Comfortable loose and/or stretchy clothes: You need clothing to accommodate your swollen tummy. I've been pairing Kuhl Mova pants (which feel like PJs but look like skinny jeans) with loose tunic tops. I've also been wearing Hue sweater tights (because they do not have a control top) under shift dresses. These are things I already owned. If you don't own anything that would expand to fit comfortably, check out thredUp. ThredUp is the largest online consignment and thrift store. There you can easily find new, like new, and gently-used popular brand clothing up to 90% off retail. (I reviewed it here.)

Sleep Mask: It's important to get plenty of sleep so that your body can heal while you're resting. This means you'll find yourself doing lots of day napping. A sleep mask and earplugs make the quality of sleep better.

Napping with Patrick. Pillow on tummy. Earplugs and pills nearby.

Step stool (or something like that): If your bed isn't under your butt when you stand up next to it, you'll need a little boost to get in and out of bed properly. I'm using a stack of two cork yoga blocks that I already had.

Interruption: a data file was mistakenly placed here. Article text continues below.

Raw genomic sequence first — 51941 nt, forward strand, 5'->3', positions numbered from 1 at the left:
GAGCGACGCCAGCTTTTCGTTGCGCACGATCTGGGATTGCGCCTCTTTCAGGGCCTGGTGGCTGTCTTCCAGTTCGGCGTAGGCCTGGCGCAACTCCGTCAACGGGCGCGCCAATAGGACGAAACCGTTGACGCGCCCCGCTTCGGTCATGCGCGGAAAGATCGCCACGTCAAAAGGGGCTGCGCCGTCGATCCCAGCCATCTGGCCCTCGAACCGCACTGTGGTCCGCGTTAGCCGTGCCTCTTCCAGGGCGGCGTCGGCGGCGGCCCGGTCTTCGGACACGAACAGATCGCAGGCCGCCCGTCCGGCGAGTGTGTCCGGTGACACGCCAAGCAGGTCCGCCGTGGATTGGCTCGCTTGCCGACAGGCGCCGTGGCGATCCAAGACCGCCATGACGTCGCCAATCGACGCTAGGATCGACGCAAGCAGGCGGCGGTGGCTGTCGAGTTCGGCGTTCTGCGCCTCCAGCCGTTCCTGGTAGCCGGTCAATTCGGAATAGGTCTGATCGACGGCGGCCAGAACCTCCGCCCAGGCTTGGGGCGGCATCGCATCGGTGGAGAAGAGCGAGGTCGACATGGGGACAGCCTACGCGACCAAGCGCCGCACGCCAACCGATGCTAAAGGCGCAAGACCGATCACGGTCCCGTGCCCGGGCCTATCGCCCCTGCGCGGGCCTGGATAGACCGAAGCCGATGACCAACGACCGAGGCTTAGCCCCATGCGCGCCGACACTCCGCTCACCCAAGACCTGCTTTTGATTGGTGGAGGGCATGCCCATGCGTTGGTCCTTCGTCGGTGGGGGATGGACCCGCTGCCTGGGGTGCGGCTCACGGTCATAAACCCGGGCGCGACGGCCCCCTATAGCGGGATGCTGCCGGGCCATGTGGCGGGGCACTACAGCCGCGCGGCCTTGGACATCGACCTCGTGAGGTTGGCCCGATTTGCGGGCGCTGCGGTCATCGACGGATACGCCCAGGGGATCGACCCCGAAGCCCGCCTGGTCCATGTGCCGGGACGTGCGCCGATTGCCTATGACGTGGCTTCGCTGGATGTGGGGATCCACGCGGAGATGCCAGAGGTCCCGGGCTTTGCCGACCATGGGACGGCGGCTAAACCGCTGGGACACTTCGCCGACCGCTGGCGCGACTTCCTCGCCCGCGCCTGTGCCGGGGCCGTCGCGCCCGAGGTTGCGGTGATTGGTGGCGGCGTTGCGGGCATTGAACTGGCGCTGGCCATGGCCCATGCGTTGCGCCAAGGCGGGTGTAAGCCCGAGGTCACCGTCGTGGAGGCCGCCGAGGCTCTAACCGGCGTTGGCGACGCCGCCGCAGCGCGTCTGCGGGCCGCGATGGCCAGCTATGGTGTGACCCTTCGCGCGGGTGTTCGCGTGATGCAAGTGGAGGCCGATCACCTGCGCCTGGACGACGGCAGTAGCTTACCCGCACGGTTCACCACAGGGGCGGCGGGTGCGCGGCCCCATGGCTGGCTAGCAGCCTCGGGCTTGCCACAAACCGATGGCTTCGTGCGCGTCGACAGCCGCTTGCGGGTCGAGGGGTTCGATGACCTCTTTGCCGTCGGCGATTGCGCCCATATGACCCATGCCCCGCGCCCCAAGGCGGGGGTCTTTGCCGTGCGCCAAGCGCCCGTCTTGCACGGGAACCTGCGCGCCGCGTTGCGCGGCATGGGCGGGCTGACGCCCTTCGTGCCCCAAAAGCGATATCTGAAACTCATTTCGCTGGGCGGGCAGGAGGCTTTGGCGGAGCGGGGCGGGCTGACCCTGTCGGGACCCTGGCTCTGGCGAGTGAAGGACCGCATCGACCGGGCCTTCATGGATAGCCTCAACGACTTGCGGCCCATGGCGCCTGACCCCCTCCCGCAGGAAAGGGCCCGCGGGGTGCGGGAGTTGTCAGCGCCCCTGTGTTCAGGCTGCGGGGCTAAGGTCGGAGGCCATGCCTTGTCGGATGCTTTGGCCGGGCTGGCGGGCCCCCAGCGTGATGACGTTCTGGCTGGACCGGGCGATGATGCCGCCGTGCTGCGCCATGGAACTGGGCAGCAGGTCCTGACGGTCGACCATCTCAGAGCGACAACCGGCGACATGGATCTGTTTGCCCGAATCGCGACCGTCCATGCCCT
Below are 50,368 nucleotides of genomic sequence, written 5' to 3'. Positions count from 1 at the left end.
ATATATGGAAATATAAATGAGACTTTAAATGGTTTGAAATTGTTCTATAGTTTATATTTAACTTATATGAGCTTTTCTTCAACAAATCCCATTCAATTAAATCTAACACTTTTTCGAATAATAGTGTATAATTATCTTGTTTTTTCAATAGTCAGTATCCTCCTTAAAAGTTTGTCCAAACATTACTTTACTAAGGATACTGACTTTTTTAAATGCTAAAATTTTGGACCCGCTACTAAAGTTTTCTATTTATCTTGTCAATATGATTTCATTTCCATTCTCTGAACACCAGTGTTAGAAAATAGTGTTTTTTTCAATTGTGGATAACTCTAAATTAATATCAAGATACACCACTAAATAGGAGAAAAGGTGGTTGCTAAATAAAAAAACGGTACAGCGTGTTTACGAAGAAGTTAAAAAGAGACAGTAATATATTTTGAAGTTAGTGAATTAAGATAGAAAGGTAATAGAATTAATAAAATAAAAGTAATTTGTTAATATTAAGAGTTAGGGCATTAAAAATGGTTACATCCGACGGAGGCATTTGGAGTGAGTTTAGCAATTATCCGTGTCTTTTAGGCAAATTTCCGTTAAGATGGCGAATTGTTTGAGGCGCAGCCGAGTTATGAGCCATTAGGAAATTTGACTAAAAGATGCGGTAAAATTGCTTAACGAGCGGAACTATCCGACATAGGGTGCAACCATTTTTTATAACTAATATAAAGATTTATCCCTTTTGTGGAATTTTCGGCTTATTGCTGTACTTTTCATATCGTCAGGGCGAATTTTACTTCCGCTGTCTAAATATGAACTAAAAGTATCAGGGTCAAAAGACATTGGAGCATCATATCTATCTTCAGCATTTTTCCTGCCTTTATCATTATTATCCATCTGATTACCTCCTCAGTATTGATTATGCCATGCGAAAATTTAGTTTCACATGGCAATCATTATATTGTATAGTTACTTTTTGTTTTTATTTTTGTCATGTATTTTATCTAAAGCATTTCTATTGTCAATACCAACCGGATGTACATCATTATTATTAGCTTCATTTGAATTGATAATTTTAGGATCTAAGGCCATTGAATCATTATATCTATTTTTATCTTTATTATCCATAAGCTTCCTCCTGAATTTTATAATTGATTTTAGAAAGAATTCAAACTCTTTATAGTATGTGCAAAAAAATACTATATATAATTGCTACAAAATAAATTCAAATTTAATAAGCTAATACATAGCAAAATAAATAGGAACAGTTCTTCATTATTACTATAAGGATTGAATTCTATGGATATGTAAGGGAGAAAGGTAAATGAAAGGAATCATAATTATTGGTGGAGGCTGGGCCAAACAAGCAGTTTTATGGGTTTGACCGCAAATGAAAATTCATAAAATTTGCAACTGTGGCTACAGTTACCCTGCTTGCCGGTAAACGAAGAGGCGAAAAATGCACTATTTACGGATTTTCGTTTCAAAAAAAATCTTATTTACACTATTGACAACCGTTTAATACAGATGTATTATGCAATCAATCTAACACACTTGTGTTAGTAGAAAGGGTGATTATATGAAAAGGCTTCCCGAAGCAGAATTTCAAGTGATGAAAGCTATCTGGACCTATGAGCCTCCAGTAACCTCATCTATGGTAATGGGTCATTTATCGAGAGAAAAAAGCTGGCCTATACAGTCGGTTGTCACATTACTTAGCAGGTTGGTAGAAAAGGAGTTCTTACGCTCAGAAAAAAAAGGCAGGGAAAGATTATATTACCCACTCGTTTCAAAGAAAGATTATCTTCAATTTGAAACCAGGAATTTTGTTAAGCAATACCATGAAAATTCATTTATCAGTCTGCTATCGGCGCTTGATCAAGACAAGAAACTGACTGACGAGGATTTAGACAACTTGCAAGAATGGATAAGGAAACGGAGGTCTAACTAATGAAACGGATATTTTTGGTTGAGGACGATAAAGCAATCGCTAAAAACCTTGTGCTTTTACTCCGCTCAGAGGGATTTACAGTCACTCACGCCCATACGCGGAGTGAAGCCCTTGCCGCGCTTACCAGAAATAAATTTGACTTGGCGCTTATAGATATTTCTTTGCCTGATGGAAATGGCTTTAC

3 Totally Unnecessary Things That Will Make Absolutely Make You More Comfortable After A Hysterectomy

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Libby is my favorite app for borrowing audiobooks from the public library. It's super easy to use and getting started is fast and free. (No credit card needed!) Just be sure to sign up for a library card before your surgery! You can also check out e-books on Libby, but I've been too tired to read.

Robot vacuum: Up to six weeks after surgery, you're supposed to be taking it easy and not lift more than 10 pounds, which rules out hauling a vacuum across your home. Unfortunately, the pets are still shedding and crumbs are still falling. A dirty home stresses me out and stress is not conductive to healing. I let my Deebot robot vacuum take my troubles away! You can get a certified refurbished Deebot for under $100.

Glasses (instead of contact lenses): I totally regret not getting prescription glasses before my surgery. Multiple times a day, I experience the gross feeling of lenses sticking to my eyeballs after I fall asleep in them. If you wear contacts, do yourself a favor and get a pair of glasses. Glasses at Fetch Eyewear start at $95 and 100% of their profits go to animal welfare. Wear those to the hospital and wear those around the house while you recover.

Have you had an abdominal hysterectomy? What would you add to this list? Please share in the comments. If you or someone you love is considering having the surgery feel free to ask me questions about it too. I'm happy to answer!

Olivia Cleans Green is a participant in the Amazon Services LLC Associates Program, an affiliate advertising program designed to provide a means for sites to earn advertising fees by advertising and linking to Amazon's website. As an Amazon Associate I earn from qualifying purchases.